Filing 17

OPINION AND ORDER denying as moot 11 Motion to Dismiss for Lack of Jurisdiction ; granting 12 Motion to Dismiss. Signed by Judge William H. Walls on 1/9/18. (sr, )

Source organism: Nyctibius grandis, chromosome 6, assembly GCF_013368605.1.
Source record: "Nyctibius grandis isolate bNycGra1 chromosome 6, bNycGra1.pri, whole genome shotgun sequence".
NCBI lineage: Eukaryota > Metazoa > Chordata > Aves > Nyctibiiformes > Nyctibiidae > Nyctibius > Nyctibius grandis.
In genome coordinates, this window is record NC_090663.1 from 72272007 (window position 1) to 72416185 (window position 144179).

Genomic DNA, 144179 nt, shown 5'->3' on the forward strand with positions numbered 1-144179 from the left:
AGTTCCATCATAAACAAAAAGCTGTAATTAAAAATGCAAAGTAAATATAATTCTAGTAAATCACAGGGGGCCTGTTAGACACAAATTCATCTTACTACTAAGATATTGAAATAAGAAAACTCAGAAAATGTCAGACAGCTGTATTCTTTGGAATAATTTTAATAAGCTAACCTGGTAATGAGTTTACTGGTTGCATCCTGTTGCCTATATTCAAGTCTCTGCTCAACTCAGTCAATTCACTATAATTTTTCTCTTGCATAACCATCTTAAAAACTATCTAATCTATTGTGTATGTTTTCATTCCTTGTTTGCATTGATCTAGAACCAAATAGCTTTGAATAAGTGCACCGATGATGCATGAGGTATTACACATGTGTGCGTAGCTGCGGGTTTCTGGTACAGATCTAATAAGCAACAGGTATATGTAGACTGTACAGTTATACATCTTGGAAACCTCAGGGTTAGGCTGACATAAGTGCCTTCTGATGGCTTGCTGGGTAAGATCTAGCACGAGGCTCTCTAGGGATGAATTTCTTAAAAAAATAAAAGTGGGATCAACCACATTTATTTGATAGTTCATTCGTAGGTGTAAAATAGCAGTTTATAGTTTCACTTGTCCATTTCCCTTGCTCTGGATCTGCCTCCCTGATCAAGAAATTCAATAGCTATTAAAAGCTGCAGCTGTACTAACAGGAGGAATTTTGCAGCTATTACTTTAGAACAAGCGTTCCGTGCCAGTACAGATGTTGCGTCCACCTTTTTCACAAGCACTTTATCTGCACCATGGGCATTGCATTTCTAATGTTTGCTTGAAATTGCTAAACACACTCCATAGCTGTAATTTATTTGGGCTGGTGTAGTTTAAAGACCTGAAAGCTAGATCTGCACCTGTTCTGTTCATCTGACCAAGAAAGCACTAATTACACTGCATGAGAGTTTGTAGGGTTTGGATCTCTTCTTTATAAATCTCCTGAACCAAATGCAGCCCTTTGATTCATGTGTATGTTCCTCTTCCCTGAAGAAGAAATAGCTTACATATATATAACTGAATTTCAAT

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NOT FOR PUBLICATION UNITED STATES DISTRICT COURT DISTRICT Of NEW JERSEY MARY LUCIDO, Plaintiff, OPINION AND ORDER V. UBER TECHNOLOGIES, INC., SYED M. AHMED, AMERICAN TRANSIT INSURANCE COMPANY, JOHN DOE (110), and ABC CORP. (1—1 0). Civ. No. 17-6361 (WHW-CLW) Defendants. Walls. Senior District Judge Pending before the Court are two motions to dismiss. In the first, defendant American Transit Insurance Company (“American Transit”) moves to dismiss under federal Rule of Civil Procedure 12(b)(2) for lack of personal jurisdiction. ECF No. 11. In the second, defendants American Transit and Syed M. Ahmed request dismissal under Rule 12(b)(1) for lack of subject matter jurisdiction. ECF No. 12. Decided without oral argument under Rule 78, the motion to dismiss under Rule 12(b)(1) is granted, and it is unnecessary for the Court to consider American Transit’s Rule 12(b)(2) motion, which the Court denies as moot. Plaintiff Mary Lucido, a New Jersey resident, filed this personal-injury action on August 23, 2017. Her complaint alleges that Uber Technologies, Inc. (“Uber”) is a Delaware corporation doing business in New York, Ahmed is a New Jersey resident, and American Transit is a New York corporation doing business in New York. Compi. at 2. It contains no allegations regarding John Doe(s)’ s or ABC Corp(s). ‘s residencies or citizenships. The gravamen of 1 NOT FOR PUBLICATION Lucido’s complaint is that Ahmed, while driving for Uber in New York City, ran over Lucido’s ankle and foot as Lucido attempted to enter his vehicle. Id. Under 28 U.S.C. § 1332, the district courts have subject-matter jurisdiction over civil actions between citizens of different states where the matter in controversy exceeds the sum or value of $75,000, exclusive of interest and costs. If a court determines at any time that it lacks subject-matter jurisdiction, the court must dismiss the action. Fed. R. Civ. P. 12(h)(3); see Frett— Smith v. Vanterpool, 511 F.3d 396, 398 n.3 (3d Cir. 2008). In a Rule 12(b)(1) motion, “the Court is free to weigh the evidence and satisfy itself whether it has power to hear the case.” Carpet Group Int’l v. Oriental Rug Imp. Ass ‘n, Inc., 227 F.3d 62, 69 (3d Cir. 2000) (citing Mortensen v. first fed. Say. & Loan Ass ‘ii, 549 F.2d 884, 891 (3d Cir. 1977)). The plaintiff must not only demonstrate that a controversy existed at the time it filed suit, but that it continues to exist throughout the litigation. Lusardi v. Xerox Corp., 975 F.2d 964, 974 (3d Cir. 1992). American Transit and Ahmed contend that because both Lucido and Ahmed are New Jersey residents, there is no diversity of citizenship and, consequently, the Court lacks subject matter jurisdiction. Lucido does not dispute that both she and Ahmed reside in New Jersey. See ECF No. 13 at 1. “A case falls within the federal district court’s ‘original’ diversity ‘jurisdiction’ only if diversity of citizenship among the parties is complete, i.e., only if there is no plaintiff and no defendant who are citizens of the same State.” Wisconsin Dept. of Corrections v. Schacht, 524 U.S. 381, 388 (1992). Here, because plaintiff Lucido and defendant Ahmed are New Jersey residents, there is not complete diversity of citizenship. It follows that the Court lacks subject matter jurisdiction over their dispute, and it is hereby 2 NOT FOR PUBLICATION ORDERED that defendants American Transit’s and Syed M. Ahmed’s motion to dismiss for lack of subject matter jurisdiction, ECF No. 12, is granted; and it is further ORDERED that defendant American Transit’s motion to dismiss for lack of personal jurisdiction, ECF No. 11, is denied as moot. DATE:3 amH.Ws Senior United S es District Court Judge 3

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